Whether you opt for hydraulic tools or the battery-powered variety, all tools and accessories must be inspected, maintained and operated in accordance with manufacturer instruction manuals and the safety rules that apply to all aerial device applications.
As a reminder, workers should be aware of the dangers of cross-phasing at the boom tip and never bring any conductive object from outside the platform to the inside of the platform. This includes extension cords, guy wires, conductors and power tools; they will eliminate the insulating benefits of the machine. Tool holders and tool trays must also be made of nonconductive material.
Tips for Using Hydraulic Power Tools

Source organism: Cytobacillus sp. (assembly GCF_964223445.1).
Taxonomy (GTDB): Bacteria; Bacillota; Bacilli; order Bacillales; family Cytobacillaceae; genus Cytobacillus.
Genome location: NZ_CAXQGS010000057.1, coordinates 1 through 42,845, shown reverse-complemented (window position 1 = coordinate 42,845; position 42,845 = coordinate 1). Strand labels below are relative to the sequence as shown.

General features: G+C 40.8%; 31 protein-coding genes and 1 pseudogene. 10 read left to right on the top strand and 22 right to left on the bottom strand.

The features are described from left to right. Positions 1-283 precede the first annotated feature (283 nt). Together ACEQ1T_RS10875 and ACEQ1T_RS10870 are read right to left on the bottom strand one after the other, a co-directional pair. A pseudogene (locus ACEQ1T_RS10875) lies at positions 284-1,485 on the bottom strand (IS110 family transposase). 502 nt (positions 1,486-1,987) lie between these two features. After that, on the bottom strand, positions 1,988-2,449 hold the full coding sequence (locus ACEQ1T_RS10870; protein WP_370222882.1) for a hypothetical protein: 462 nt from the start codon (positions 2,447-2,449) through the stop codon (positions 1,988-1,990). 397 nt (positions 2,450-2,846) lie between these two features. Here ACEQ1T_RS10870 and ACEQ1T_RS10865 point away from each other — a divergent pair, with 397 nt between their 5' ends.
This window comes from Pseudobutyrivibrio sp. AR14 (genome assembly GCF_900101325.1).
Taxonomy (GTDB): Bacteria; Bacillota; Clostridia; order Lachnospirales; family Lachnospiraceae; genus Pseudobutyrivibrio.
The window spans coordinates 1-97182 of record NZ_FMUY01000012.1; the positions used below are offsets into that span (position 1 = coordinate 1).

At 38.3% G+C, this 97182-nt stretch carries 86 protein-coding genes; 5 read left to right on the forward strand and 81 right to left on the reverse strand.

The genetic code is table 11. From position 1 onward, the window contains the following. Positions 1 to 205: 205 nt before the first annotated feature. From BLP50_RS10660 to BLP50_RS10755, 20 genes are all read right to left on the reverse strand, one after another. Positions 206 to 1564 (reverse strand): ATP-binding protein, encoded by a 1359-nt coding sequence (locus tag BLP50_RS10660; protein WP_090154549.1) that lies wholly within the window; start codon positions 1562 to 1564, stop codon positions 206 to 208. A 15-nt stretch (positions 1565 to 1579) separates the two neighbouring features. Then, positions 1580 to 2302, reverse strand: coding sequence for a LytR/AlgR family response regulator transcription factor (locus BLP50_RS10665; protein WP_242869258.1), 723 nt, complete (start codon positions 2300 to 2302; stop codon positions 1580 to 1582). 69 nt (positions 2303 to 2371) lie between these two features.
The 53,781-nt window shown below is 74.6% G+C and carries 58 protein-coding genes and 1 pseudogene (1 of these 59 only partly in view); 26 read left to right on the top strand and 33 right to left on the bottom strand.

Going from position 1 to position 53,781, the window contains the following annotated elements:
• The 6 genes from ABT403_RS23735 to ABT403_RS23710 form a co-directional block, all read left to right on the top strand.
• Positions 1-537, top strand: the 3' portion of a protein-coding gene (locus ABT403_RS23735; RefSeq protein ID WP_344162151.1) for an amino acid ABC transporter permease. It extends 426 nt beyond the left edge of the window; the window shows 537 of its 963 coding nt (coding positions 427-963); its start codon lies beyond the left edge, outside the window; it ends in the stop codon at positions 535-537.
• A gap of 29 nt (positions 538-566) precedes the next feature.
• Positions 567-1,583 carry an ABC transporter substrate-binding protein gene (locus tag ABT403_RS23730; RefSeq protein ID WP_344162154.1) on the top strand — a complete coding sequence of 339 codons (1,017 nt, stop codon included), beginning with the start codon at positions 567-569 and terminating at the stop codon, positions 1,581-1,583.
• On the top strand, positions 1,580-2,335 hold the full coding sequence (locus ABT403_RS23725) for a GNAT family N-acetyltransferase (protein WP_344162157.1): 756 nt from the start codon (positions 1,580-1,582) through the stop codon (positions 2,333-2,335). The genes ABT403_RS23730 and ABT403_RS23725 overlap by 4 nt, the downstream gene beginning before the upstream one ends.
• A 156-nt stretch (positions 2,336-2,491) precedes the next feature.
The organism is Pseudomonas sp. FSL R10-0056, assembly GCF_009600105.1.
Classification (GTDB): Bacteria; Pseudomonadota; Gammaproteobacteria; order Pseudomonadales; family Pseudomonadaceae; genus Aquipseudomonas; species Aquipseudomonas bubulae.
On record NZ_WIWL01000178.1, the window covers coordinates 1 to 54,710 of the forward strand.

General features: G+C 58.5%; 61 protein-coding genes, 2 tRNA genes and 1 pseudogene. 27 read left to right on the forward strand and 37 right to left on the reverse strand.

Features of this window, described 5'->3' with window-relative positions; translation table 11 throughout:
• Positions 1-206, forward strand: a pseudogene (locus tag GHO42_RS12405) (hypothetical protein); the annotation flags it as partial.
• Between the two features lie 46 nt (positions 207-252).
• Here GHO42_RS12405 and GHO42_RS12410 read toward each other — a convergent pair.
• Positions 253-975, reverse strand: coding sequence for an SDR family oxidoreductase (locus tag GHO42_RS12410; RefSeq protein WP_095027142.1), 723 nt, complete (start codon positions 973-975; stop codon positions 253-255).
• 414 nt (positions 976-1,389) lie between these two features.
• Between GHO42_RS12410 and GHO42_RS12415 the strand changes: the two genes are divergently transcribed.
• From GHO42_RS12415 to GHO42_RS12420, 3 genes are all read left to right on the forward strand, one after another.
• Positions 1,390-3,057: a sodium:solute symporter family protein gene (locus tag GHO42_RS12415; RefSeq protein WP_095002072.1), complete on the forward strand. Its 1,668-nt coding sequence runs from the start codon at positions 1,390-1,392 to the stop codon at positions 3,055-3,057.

Hydraulic power tools must be equipped with orange nonconductive hoses to prevent cross-phase creation. In the bucket, hydraulic couplers must not be exposed where they can make contact. Some tools have fiberglass extensions to increase reach and help reduce the chance of electrical injury. Users should be aware that hydraulic oil is flammable and can catch fire if an arc occurs.
It’s possible to use hydraulically powered tools on the ground if the truck is equipped for it. The same precautions are critical to prevent electrocution. Most trucks are equipped with wire-reinforced hoses on reels for use on the ground because this type of hose is more durable. For this reason, there must be an insulating section – often called a whip hose – between the tool and the wire braid hose from the truck to keep the worker isolated and to reduce the chance of tool operator electrocution should the vehicle or boom become energized.